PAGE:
Modern student information systems (SIS) are an essential tool for HEIs to maintain a competitive edge. Learn more how this powerful tool can curb costs, enhance operational efficiency and improve student outcomes.
It’s the same old story – new technology has been introduced, and organizations drag their feet, because “we’ve got sunk cost on our legacy systems, and it’s not worth the effort,” and so on. It’s becoming harder and harder to justify this attitude as technology updates sweep the world, changing how we do business on a daily basis.
Now, it’s been a challenging couple of years, especially with a global recession and rising inflation, which are likely to tighten funding for higher education institutions (HEIs) and place considerable constraint on educational spending. Not to mention the additional shift to online learning, which has placed these same HEIs in more direct competition with other education providers, and created more pressure to keep up with changes in the market.
As a result, HEIs will feel greater pressure to rein in costs, enhance operational efficiency and improve student outcomes. Modern student information systems (SIS) are an essential tool for higher education institutions (HEIs) to maintain a competitive edge.
Modern SIS streamline operational processes across HEIs, reduce administrative workload and improve efficiency. They additionally provide a comprehensive view of student data, integrate seamlessly with other systems and provide a smooth user experience for students and staff.
Yet the rapid move to online learning, brought about by the pandemic, pushed many HEIs to embrace new technologies in a piecemeal fashion. For example, adopting a new learning management system (LMS) while keeping their legacy SIS.
Building on their legacy systems rather than investing in a modern SIS opens universities up to new vulnerabilities and incompatibility issues. This lack of integration between a university’s legacy Student Information System and its new LMS can lead, for example, to work duplication for university staff, who may have to enter student or course data twice. Older systems also don’t offer the reliability of modern Student Information System (SIS), which run on multiple servers (cloud, hybrid or on-premises configurations) and are structured around microservices, keeping issues localized and preventing system-wide blackouts. A modern SIS should thus be at the core of a university’s digital transformation.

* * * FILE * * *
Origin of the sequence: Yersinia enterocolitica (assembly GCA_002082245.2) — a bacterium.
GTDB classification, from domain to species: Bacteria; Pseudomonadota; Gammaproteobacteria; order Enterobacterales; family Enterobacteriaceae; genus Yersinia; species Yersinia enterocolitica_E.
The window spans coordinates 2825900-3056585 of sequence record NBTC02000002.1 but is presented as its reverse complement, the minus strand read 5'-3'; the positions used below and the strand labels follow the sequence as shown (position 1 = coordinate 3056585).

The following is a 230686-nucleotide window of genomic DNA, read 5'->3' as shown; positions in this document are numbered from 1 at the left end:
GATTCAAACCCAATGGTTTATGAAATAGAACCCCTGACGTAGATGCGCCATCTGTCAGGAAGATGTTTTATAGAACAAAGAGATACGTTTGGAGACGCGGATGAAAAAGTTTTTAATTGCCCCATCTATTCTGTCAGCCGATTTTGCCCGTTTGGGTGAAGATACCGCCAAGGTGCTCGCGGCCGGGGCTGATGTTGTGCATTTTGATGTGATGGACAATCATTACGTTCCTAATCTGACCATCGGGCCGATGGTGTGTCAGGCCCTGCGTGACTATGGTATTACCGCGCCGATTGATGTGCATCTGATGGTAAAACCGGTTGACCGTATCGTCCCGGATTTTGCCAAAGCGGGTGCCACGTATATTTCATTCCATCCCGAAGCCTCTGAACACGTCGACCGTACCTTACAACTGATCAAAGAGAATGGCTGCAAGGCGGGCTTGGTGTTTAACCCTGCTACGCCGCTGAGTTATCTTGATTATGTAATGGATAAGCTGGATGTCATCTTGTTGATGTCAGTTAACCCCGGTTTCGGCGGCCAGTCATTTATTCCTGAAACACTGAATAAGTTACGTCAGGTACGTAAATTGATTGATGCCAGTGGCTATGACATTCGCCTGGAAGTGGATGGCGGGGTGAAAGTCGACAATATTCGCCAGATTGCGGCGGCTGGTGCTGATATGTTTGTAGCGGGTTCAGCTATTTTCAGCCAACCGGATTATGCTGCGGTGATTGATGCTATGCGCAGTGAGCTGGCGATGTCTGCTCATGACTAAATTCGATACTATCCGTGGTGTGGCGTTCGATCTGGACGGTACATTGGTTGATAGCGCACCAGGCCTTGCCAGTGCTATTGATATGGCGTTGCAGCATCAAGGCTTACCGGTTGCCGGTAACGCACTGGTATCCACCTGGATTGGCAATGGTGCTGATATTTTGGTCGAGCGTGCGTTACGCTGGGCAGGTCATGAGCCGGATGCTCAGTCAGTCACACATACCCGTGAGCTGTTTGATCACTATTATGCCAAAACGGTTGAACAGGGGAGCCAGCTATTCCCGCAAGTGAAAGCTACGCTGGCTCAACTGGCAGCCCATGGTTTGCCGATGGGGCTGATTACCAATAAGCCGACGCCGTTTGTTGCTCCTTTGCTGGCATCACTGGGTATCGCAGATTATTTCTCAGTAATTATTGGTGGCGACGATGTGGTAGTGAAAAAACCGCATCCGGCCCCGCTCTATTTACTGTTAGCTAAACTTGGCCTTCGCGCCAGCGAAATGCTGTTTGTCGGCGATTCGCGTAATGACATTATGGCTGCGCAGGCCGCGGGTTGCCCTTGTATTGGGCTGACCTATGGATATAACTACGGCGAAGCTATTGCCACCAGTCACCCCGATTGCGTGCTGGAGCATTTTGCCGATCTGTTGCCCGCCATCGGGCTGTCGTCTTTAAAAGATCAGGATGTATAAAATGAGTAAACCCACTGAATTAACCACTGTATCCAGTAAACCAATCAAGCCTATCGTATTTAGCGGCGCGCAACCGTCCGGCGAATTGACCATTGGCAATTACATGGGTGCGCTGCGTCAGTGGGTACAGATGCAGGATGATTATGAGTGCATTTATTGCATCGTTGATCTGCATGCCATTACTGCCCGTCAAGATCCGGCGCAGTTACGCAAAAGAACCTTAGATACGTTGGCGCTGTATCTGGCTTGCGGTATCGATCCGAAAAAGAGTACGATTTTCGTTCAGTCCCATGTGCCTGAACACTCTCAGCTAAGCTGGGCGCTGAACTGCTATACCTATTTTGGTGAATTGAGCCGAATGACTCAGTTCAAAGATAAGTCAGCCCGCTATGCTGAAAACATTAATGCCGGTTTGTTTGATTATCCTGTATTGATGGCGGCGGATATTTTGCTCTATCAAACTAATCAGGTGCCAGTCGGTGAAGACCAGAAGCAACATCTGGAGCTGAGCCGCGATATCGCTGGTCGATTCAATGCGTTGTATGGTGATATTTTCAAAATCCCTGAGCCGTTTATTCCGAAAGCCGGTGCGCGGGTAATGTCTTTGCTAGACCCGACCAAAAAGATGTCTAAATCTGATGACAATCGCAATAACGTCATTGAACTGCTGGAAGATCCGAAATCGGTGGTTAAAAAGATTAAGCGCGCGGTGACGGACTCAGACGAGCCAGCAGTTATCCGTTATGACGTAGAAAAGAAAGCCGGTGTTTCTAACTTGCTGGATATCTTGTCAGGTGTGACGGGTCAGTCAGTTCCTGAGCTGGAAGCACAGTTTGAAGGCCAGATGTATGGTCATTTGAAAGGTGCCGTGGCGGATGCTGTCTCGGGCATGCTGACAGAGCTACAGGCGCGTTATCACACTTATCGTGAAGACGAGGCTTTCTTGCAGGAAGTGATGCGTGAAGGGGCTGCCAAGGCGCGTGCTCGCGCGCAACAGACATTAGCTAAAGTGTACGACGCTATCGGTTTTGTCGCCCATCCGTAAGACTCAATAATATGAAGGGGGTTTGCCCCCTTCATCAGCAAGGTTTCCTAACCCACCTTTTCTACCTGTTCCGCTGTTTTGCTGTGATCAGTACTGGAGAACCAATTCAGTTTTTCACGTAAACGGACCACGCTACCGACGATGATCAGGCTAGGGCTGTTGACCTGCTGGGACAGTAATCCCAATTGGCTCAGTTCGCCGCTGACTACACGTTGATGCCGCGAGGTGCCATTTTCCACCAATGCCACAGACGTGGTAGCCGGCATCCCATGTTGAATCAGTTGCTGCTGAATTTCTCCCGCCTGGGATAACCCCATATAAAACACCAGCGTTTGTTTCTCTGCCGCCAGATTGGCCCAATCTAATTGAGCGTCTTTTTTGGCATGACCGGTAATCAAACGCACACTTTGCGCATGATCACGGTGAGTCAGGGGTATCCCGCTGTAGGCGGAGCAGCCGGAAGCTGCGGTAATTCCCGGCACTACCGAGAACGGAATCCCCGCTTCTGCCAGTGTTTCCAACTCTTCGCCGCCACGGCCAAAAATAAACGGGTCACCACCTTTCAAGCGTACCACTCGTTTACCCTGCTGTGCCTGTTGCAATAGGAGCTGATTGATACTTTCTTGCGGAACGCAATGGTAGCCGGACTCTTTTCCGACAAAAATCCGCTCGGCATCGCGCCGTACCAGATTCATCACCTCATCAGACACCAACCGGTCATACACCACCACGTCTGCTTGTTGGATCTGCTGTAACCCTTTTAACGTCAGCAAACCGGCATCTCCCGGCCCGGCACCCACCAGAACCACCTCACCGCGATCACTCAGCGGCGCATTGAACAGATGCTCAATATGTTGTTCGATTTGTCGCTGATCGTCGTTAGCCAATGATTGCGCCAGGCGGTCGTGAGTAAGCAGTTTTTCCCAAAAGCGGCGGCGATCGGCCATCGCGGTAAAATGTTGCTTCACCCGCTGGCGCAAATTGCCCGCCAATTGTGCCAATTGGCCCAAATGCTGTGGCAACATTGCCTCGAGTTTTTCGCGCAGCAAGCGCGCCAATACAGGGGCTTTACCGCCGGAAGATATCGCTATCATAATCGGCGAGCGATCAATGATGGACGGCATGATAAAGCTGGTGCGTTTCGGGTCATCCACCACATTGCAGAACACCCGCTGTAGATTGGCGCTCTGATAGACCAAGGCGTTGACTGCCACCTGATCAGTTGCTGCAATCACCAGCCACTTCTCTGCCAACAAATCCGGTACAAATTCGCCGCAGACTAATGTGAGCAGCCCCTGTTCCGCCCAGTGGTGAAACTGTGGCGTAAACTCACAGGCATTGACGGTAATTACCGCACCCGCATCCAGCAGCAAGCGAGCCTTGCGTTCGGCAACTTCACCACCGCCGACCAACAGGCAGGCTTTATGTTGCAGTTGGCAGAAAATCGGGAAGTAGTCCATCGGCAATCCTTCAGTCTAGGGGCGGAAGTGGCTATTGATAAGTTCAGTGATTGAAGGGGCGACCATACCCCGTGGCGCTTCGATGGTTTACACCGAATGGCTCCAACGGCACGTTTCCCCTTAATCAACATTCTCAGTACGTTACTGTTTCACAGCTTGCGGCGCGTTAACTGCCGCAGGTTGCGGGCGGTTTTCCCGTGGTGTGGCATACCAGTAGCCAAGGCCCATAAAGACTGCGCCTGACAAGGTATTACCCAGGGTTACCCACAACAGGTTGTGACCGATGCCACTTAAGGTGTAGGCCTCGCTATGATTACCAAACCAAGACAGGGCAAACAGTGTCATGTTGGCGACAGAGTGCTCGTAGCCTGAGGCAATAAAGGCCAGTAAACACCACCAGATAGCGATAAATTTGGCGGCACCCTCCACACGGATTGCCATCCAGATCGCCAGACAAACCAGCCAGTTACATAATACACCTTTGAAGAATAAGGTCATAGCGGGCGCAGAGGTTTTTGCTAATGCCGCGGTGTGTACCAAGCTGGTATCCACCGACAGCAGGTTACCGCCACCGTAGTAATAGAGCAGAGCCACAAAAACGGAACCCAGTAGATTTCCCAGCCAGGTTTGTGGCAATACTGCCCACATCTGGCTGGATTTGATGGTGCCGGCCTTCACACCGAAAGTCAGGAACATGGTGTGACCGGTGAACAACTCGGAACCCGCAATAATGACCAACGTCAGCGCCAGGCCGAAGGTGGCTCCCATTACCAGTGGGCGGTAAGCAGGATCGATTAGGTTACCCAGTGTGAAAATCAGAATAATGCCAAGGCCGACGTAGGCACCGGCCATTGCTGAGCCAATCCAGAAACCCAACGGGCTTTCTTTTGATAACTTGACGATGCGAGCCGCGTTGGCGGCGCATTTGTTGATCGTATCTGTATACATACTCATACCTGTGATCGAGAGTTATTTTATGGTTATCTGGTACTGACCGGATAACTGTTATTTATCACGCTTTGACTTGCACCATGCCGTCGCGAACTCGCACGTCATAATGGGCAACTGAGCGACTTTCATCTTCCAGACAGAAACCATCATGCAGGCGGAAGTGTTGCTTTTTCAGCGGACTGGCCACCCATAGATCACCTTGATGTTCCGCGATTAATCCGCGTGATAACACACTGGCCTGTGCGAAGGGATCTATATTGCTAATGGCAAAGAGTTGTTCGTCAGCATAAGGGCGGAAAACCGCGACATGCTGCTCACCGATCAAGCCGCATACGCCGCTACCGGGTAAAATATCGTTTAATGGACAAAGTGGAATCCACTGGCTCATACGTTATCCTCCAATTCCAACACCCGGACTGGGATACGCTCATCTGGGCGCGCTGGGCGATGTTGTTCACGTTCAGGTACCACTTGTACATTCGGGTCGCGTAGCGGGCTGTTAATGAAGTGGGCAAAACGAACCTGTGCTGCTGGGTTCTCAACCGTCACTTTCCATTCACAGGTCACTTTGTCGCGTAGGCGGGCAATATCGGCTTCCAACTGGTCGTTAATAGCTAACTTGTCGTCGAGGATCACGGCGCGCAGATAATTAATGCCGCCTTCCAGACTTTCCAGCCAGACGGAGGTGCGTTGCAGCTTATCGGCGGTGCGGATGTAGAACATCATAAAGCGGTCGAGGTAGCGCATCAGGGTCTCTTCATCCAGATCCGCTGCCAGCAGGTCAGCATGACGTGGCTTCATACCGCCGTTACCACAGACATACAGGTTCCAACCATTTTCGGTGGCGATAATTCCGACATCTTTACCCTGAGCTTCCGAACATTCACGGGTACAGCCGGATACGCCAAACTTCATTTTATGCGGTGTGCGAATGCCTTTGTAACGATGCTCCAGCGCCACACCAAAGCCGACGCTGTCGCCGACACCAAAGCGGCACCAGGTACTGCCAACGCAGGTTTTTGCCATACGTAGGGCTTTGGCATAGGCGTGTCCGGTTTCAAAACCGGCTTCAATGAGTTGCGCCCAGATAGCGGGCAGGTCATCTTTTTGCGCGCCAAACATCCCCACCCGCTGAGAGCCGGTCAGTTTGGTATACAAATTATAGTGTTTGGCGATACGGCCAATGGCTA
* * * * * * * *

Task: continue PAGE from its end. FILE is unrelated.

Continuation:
An SIS is also a powerful facilitator of the major curricular and business model shifts universities are implementing to better prepare students for the job market. Indeed, students expect their learning to lead them to jobs1, yet there is a skill gap2, and employers report needing graduates with stronger problem-solving, flexibility and communication skills.3
Universities are responding by upgrading their curricular to make learning more self-directed, collaborative and flexible. They are also entering into partnerships with industry to create new programs that provide learners with a blend of sought-after technical skills and important soft skills – a trend that’s likely to continue.4
A key part of making learning more flexible is breaking down rigid, standardized curricular structures and progression rules, which are proven barriers to learning and skill attainment,5 as well as moving away from teacher-centered methods of instruction that often turn students into passive learners.
As programs become increasingly self-directed and adaptable to the pace of the learner, and delivered via various modalities (hybrid, blended, in-person), a highly adaptive, scalable SIS can help students and administrators manage this complexity more efficiently.
Students need an SIS that makes it easy to navigate their academic affairs through their mobile devices. This includes the ability to – in a few clicks – register for classes, access learning resources, and view course progression options and prerequisites. Indeed, user-friendly SIS have been shown to build trust and satisfaction toward the university.6